Singapore economy beats estimates as government warns of risks
Southeast Asian city-state warns of rise in ‘downside risks’ amid rising interest rates, escalation of war in Ukraine.
Singapore’s economy expanded by 0.4 percent in the first quarter amid government warnings of a gloomy outlook for the global economy.
The Southeast Asian city-state’s economic performance for the January-March period was better than expected but fell short of the 2.1 percent growth recorded in the previous quarter.
The Ministry of Trade and Industry (MTI) on Thursday warned of a rise in “downside risks”, including rising interest rates and escalations in the war in Ukraine, but maintained its growth forecast for 2023 at between 0.5 and 2.5 percent.
The ministry said this year’s growth would likely fall in the middle of its forecast range.
Singapore’s economy, a major financial hub that is heavily dependent on trade, is often seen as a barometer of the global economy because of its exposure to international conditions.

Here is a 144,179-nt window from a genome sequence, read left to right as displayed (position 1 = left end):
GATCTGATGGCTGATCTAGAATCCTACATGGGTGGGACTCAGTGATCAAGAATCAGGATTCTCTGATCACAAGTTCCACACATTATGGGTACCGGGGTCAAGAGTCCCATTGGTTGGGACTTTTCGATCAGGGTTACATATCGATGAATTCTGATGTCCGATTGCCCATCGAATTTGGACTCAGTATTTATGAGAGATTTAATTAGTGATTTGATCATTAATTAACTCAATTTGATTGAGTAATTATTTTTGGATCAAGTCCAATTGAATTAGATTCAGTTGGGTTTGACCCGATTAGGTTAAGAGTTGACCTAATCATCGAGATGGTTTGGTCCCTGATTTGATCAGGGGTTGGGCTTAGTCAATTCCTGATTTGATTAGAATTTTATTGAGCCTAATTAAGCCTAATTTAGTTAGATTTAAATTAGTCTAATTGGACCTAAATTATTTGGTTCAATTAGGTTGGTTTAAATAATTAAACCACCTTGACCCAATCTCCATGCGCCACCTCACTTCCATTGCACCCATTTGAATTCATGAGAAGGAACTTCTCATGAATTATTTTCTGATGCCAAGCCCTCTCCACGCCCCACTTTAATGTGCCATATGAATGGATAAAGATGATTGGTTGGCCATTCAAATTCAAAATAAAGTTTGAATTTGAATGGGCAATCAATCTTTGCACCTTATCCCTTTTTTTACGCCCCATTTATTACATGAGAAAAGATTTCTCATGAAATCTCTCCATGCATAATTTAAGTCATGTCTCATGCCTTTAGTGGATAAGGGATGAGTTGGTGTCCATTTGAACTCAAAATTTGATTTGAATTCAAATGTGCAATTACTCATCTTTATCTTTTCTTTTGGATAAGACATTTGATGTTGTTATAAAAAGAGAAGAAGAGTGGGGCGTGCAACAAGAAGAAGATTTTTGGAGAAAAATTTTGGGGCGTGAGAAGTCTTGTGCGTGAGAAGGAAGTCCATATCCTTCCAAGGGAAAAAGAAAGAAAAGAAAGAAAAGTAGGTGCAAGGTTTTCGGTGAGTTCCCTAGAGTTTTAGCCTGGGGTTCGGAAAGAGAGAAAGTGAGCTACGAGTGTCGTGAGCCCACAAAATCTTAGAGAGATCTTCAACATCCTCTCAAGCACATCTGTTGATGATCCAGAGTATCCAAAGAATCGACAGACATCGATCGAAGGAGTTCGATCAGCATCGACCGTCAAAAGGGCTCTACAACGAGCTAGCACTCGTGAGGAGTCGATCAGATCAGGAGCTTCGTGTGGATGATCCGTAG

Gabriel Lim, the trade ministry permanent secretary, said the demand outlook for 2023 had deteriorated.
“Singapore’s external demand outlook for the rest of the year has weakened,” Lim told a news conference.
“Apart from the expected slowdown in the advanced economies, the electronics downcycle is likely to be deeper and more prolonged than earlier projected.”
Singapore’s economy grew 3.8 percent in 2022, down from 7.6 percent the year before, as the lifting of COVID-19 restrictions and border controls helped buoy economic activity.